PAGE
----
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Tuesday, March 17, 2009

And the winner is...

Mea culpa. Torainfor sent this in on-time, but I got bogged down by other things and didn't get it posted Sunday evening.
First things first: the chocolate chip cookies were to be delivered to my doorstep--not your stories. The only ones I received were handed to me by my rent-a-kid (only child of friends same age as my son). But she didn't write a story this week. Although she could have. She's not quite eight, but she's in fourth grade.

Funny how all three stories had dreams.

Oh, BTW, my fuzzy bunny slippers were yellow.

Lady Quill: Oh, I so want to pick this one! The story was so gripping. And you integrated the objects so smoothly. But then it ended. And I didn't get it.

Vidad: I'm sorry. I was unaware of the ability of a list of random things to completely randomize your plot process. If surrealism had been in the list of things looked for...yeah. Poor Bingo.

Al: How did you know my grandmother grew roses? Loved it. Wonderful. You win. Even though you didn't give me cookies.

Ergo, the winner of the 3/6/09 Friday Challenge is Al, although I still don't have Door #3 up and working, so you'll just have to hold that thought in mind for a few more days.

Some meditations on the First Rule...

Meanwhile, Henry is providing me with an excellent excuse to bring up this topic. While I've phrased it in many slightly different ways over the years, owing mostly to my both never formally codifying it and my rarely feeling like taking the time and trouble to look up the way I stated it the last time I cited it whenever I want to cite it again, I usually put it something like this:
The First Rule of Being A Professional Writer is:
Paying work on deadline always takes priority.

This, along with carpal tunnel syndrome, is an occupational hazard. Writers are always tempted to steal time from other projects and commitments in order to "just jot a few notes" about that really interesting idea for a story that occurred to them while they were commuting in to work this morning. As a result, they are forever looking up from their jottings to note with some surprise that it's already 10 o'clock, and they still haven't started doing what they're being paid to do today.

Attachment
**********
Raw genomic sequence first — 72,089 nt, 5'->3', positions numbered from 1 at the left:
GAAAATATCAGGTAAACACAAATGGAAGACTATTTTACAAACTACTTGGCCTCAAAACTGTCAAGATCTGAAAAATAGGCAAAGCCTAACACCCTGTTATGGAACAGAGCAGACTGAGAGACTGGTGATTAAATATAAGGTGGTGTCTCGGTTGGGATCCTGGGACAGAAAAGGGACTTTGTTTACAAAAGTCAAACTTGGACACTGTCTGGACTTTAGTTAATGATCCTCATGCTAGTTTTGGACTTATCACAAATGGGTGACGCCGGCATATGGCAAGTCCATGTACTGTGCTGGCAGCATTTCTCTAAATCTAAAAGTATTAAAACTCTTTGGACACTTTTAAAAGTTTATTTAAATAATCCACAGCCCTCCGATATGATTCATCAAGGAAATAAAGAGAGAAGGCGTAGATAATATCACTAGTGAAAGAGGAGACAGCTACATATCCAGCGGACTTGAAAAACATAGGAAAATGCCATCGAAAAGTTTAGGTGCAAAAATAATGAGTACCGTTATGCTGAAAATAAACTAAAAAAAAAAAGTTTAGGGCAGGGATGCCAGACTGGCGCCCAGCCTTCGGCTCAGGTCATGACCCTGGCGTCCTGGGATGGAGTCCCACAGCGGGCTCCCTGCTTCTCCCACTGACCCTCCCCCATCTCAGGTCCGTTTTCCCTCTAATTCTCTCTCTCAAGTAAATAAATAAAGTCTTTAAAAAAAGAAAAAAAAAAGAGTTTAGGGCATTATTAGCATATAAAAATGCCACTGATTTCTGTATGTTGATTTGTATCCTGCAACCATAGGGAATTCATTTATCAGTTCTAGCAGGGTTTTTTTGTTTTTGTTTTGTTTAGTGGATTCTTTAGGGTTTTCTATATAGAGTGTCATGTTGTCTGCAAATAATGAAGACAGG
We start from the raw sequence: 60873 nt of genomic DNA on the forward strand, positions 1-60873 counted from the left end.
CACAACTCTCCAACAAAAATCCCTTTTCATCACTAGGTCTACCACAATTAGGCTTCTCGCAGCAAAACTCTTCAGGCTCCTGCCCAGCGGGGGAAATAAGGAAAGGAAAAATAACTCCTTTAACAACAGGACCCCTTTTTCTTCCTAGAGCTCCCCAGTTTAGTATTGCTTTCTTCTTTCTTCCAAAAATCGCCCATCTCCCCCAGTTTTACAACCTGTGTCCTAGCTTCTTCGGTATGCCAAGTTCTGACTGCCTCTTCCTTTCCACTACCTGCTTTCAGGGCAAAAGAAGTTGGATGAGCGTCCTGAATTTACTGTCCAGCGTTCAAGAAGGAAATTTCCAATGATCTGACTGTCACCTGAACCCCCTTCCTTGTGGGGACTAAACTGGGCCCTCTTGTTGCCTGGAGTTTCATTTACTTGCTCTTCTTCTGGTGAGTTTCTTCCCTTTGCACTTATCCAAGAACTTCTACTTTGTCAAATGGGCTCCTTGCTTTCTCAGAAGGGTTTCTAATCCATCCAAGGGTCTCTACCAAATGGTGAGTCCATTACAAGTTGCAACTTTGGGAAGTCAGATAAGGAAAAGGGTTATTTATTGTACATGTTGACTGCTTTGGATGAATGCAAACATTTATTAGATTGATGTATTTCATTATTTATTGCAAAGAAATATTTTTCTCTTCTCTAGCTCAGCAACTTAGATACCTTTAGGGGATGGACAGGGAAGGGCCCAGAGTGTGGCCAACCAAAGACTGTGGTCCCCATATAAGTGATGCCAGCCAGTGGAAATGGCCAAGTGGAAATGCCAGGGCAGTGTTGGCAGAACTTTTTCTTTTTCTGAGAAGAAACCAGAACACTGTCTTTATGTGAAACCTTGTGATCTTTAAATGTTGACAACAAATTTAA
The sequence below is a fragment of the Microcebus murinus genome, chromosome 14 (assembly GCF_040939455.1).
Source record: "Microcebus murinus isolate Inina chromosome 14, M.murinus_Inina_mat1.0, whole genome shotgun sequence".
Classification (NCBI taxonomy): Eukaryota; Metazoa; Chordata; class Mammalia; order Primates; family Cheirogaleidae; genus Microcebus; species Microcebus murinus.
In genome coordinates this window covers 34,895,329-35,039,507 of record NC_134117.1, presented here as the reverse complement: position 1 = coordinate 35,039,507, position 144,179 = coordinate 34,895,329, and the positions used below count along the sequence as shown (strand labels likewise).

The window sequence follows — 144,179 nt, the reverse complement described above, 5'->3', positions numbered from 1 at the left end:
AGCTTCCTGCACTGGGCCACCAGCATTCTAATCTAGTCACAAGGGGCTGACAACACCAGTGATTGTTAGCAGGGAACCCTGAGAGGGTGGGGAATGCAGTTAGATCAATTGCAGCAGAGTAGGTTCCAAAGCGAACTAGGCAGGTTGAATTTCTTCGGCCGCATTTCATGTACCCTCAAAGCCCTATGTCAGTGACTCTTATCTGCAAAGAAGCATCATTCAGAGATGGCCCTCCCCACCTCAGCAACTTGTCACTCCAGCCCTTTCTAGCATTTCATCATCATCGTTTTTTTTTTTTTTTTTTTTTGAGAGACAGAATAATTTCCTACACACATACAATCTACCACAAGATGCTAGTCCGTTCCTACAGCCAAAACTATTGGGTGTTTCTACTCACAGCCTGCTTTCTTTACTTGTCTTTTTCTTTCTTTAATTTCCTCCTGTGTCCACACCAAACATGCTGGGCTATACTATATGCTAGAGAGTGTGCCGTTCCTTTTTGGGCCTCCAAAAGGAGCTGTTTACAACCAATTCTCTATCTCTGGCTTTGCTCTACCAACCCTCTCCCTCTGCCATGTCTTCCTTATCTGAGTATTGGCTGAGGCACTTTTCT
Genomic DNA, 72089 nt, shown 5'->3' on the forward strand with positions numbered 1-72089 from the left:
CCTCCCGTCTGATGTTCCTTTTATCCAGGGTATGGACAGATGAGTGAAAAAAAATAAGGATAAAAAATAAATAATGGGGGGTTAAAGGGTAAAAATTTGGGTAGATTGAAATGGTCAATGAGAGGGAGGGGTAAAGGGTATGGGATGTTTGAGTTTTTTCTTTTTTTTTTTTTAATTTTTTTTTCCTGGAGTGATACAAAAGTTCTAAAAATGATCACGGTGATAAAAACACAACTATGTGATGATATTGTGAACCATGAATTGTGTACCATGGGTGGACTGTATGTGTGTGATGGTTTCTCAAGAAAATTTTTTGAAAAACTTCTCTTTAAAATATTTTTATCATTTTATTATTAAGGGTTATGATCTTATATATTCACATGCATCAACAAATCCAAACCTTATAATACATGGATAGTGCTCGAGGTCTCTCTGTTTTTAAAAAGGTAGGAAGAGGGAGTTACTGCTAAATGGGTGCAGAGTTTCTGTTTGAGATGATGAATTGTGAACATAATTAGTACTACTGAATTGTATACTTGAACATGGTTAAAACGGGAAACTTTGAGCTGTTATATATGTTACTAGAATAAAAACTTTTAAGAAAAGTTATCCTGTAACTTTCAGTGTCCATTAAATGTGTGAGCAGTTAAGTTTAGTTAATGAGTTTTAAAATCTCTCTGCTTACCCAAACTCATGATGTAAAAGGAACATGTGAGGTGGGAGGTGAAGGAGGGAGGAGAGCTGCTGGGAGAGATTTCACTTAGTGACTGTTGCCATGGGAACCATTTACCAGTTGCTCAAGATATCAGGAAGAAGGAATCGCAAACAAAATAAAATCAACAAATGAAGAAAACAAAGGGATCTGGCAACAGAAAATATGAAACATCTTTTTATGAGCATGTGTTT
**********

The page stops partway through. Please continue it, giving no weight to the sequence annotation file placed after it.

Don't try this at home, folks, and don't try it in school (some of my college lecture notes had the most amazing marginal notations), and especially, don't try this at work. This is one of those self-defeating behaviors that greatly contributes to the popular perception that writers are flakes, or at least always walking around with their heads in the clouds and never fully in the here and now. When you're a full-time professional writer, it's bad enough; as a creative person, the siren call of the project you haven't fully envisioned and started yet is always much stronger than the nagging obligation of the one you just have to finish and deliver.

But this temptation can be even more destructive for the aspiring writer, who's not working as a full-time writer but still trying to carve the time to write out of his or her life. Edgar Rice Burroughs may once have written that he became a bestselling novelist only because he'd been fired from every other job he'd ever had, and that may sound terribly romantic in some demented way, but as it was happening it must have worked a certain hardship on Mrs. Burroughs and the kids.

Which brings us in a roundabout way to the rarely stated Zero Rule, which remains rarely stated because I've never found a sufficiently pithy way to state it. The gist of it is that the writing life can be incredibly toxic to marriages and families—again, because the writer is never fully in the here and now, but always has some bit of his or her mind off somewhere else, and always has that itch to steal a little time to just jot a few notes.

All I can say to this is: resist the temptation. Whenever you make commitments to your family, keep them. In the long run, it's much better to have good relationships with your spouse and your children than to have an award-winning out-of-print book listed on your curriculum vitae. Trust me on this one.

Sorry for the inconvenience...